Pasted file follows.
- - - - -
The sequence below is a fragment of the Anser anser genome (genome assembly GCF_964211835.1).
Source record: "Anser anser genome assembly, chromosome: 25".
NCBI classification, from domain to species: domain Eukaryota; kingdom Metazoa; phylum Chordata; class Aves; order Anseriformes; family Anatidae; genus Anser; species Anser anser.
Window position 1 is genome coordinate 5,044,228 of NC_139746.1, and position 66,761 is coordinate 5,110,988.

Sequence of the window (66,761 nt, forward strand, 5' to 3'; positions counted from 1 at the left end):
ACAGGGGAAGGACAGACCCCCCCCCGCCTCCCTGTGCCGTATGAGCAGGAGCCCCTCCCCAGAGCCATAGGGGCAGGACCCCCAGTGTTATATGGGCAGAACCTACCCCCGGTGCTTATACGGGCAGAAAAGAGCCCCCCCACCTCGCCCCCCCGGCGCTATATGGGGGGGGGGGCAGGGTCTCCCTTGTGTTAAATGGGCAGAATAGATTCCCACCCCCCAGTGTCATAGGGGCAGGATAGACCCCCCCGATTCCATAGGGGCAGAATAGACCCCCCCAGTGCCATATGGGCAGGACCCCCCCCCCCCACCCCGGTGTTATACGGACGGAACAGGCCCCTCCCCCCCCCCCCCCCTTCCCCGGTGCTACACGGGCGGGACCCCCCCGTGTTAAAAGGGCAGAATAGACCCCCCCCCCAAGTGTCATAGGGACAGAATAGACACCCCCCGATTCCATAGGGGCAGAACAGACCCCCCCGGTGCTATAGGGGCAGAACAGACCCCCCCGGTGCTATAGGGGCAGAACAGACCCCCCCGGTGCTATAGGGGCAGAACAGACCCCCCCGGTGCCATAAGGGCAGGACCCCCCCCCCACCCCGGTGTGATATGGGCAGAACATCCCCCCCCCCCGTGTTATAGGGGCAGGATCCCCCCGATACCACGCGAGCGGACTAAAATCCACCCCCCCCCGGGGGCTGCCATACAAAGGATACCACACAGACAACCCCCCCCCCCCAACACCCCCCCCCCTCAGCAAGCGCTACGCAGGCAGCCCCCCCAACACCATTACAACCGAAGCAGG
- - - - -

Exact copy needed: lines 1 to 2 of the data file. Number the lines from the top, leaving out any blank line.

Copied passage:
The sequence below is a fragment of the Anser anser genome (genome assembly GCF_964211835.1).
Source record: "Anser anser genome assembly, chromosome: 25".